Is there a more mind-numbing word in the motorcycle world than âcommuterâ? Well TVS wants to change that because its latest 125 says it can meet budget sensitivities while still being fun and desirable.
Design and functionality
Meet the Raider 125 and the first thing you will think is that this is probably a 150cc or 160cc machine. The bike has a sense of presence you wouldn’t expect from the mostly sensitive 125s, and the design is pretty cool.
Its sharp looking LED headlamp with a striking set of daytime running lights is significantly more pleasing to the eye than the original headlamp from larger RTRs. Then there’s the large sculpted fuel tank that looks like it came from a bigger bike. TVS made it even more interesting in the form of small silver-colored tank fairings and an engine guard.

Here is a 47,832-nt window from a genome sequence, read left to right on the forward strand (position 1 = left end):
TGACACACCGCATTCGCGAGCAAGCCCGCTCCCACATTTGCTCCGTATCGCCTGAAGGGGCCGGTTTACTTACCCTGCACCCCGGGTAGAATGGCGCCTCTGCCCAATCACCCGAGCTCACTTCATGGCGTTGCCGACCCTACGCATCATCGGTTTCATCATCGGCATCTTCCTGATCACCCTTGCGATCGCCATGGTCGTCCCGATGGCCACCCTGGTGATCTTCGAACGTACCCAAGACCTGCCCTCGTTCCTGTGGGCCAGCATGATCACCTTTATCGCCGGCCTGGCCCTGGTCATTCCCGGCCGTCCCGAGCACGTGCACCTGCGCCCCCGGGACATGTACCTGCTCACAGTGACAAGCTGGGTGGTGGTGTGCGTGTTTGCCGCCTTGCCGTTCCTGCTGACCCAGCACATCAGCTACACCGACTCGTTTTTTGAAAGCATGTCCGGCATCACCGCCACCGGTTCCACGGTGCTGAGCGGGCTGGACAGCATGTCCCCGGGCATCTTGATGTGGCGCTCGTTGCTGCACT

Split seats add to the sporty flavor, but the rear section is a bit simpler with a large, handy grab bar and a few neat-looking LED brake lights. There are four colors available including black, an interesting looking dark blue, and a nice shade of red.
The good news keeps coming when you are sitting on the bike too. There’s no boring riding position for commuters here and TVS has injected a touch of sportiness into the footrest position as well as the slight forward tilt of the handlebars. It’s still nice and comfortable, and the seat-to-footrest ratio isn’t as tight as on the bigger Apache RTRs. The split seats are well padded and there’s plenty of room for bigger pilots too. Smaller riders won’t feel left out either, thanks to the user-friendly saddle height of 780mm.
The company also thought about the design of things like the interesting-looking brake lever, generous under-seat storage, and the optional USB port mounted in front of the fuel filler cap. Perhaps the most upscale bit is the new negative LCD display which shows a lot of information including a gear position indicator, two trips, fuel economy, range and more. The bike even has an engine shutdown feature on the side, which is rare at this price point.